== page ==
"The way Bruce and I structured the office was that both of us really superintended the entire operations of the office," Kagan said in 2003. "Bruce and I took responsibility for the whole."
On a regular basis, Reed and Kagan proposed a seemingly never-ending batch of policy proposals to the president: a presidential commission on race, a ban on research for human cloning, an elder-abuse initiative. By and large, following the lead of their boss, they hewed to a centrist course.
That meant, where abortion was concerned, supporting a proposed congressional ban on so-called partial-birth abortions, but only if the law contained exceptions for the health of the mother. Clinton vetoed a 1997 ban because it lacked such an exception. Kagan helped draft a letter to senators outlining the president's position.
A centrist course meant negotiating with the firearms industry on a deal to put child-safety locks on guns rather than risk a legislative showdown. Gun-control efforts were a hallmark of the Clinton administration. Kagan had already been involved in an executive order that required all federal law enforcement officers to install locks on their weapons.
Those moves angered the National Rifle Assn., which became even more alarmed in late 1998 when Clinton proposed closing the "gun show" loophole that allowed firearms purchases without background checks. A legislative effort to do just that was launched as Kagan departed the White House for Harvard in 1999.
Richard Feldman, a former firearms lobbyist who helped broker the trigger-lock deal with Emanuel, said the NRA could make trouble for Kagan simply because she was part of the White House efforts at the time. "They'll try to use it against her," Feldman said. "They'll find a memo."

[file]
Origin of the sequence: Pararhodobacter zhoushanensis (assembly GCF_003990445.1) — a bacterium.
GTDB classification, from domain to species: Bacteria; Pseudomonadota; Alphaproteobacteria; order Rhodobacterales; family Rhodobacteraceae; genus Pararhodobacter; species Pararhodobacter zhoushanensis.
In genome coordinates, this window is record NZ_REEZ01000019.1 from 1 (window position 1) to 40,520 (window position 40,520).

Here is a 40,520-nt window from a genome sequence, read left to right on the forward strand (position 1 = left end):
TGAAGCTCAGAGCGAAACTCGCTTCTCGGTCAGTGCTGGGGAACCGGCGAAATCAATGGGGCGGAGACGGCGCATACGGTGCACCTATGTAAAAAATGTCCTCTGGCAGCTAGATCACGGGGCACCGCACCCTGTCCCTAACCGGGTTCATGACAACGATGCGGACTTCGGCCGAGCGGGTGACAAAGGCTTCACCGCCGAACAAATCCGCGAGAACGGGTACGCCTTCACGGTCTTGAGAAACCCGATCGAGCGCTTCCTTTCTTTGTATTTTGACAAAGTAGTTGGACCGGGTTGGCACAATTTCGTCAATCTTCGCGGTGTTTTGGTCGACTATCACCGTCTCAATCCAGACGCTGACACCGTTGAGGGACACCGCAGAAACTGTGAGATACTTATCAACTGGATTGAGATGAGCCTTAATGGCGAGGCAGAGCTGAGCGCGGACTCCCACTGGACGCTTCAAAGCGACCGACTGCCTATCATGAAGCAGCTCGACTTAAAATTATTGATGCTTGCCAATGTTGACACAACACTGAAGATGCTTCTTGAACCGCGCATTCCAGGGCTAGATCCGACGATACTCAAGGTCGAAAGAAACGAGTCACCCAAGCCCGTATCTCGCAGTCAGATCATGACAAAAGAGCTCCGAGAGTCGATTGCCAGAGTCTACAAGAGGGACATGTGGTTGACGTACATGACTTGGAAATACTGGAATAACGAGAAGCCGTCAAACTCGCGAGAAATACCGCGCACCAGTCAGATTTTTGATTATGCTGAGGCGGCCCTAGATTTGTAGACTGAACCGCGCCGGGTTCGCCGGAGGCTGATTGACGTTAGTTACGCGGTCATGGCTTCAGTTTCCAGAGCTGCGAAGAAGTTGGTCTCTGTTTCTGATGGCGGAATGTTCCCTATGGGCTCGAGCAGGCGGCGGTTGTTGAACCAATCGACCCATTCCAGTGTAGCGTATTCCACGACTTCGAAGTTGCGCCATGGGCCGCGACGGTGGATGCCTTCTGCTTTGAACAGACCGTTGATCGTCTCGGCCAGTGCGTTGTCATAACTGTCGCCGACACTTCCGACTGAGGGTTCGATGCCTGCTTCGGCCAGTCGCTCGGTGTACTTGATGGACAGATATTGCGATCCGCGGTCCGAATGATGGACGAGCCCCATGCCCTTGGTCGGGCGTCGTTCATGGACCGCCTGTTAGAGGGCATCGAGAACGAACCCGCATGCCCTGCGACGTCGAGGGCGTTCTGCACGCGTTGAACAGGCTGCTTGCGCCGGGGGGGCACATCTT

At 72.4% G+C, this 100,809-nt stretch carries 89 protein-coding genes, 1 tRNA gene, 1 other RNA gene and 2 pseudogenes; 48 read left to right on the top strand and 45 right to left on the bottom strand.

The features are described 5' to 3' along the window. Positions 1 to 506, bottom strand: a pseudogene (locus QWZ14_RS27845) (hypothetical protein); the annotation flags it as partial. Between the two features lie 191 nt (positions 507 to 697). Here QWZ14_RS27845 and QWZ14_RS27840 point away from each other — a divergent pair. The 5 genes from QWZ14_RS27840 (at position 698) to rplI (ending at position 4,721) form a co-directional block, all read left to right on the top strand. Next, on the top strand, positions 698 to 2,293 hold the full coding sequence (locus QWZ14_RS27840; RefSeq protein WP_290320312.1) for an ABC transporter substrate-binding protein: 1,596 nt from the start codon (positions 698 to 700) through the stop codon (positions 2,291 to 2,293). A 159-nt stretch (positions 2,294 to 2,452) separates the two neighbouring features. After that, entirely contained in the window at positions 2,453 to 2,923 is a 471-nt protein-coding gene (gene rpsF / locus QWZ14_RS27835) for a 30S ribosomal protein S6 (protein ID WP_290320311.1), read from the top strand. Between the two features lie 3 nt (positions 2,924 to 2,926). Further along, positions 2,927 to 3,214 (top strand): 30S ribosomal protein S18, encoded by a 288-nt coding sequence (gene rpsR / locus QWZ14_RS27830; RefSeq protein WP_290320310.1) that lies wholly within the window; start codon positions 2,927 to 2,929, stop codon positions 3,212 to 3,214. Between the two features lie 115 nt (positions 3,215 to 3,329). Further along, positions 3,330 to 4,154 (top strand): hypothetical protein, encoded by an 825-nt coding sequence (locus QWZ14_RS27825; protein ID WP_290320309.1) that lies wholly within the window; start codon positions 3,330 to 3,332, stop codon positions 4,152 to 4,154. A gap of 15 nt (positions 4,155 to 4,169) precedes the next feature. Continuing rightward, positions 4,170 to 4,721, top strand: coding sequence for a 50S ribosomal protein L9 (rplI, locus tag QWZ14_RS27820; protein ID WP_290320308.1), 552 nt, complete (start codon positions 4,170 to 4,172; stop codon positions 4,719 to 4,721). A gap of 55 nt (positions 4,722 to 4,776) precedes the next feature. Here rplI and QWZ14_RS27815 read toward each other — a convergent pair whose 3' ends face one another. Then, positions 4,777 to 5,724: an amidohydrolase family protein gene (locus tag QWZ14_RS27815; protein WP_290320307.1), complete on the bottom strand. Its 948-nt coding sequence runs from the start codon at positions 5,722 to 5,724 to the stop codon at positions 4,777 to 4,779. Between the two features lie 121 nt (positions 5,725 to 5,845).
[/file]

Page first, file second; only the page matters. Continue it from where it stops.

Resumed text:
Kagan left her biggest mark in the area of tobacco regulation.
On Capitol Hill, the occasional cigarette and cigar smoker helped strike a deal among Democrats and Republicans on a bill to allow the Food and Drug Administration to regulate the industry. (The effort didn't succeed until last year.)
A source present at those negotiations, who asked to remain unidentified because of their sensitivity, said Kagan "was very effective and driving things toward a decision, identifying what the central issue was. She was very pragmatic -- and non-ideological."
The administration sued the industry in a massive racketeering lawsuit in late 1999. By then, Kagan was already at Harvard, where she would become dean in 2003.
The trail she left behind at the White House, paper and otherwise, has yet to be fully documented. A showdown between Senate Republicans, who will want access to memos written by Kagan that have yet to be made public, and the Obama administration may be inevitable.
Bob Secter of the Chicago Tribune contributed to this report.
BEGIN TEXT OF INFOBOX
Born: April 28, 1960
Birthplace: New York City
Hunter College High School; graduated 1977
Bachelor's degree in history from Princeton University; graduated 1981
Master of philosophy degree from Oxford in 1983
Harvard Law School; graduated 1986
Clerk for U.S. Circuit Court Judge Abner Mikva: 1986
Clerk for U.S. Supreme Court Justice Thurgood Marshall: 1987
Associate, Williams & Connolly in Washington: 1989-91
Professor, University of Chicago Law School: 1991-95
Associate White House counsel: 1995
Domestic policy aide: 1996-99
Professor, Harvard Law School: 1999-2003
Dean, Harvard Law School: 2003-09
U.S. solicitor general: 2009-present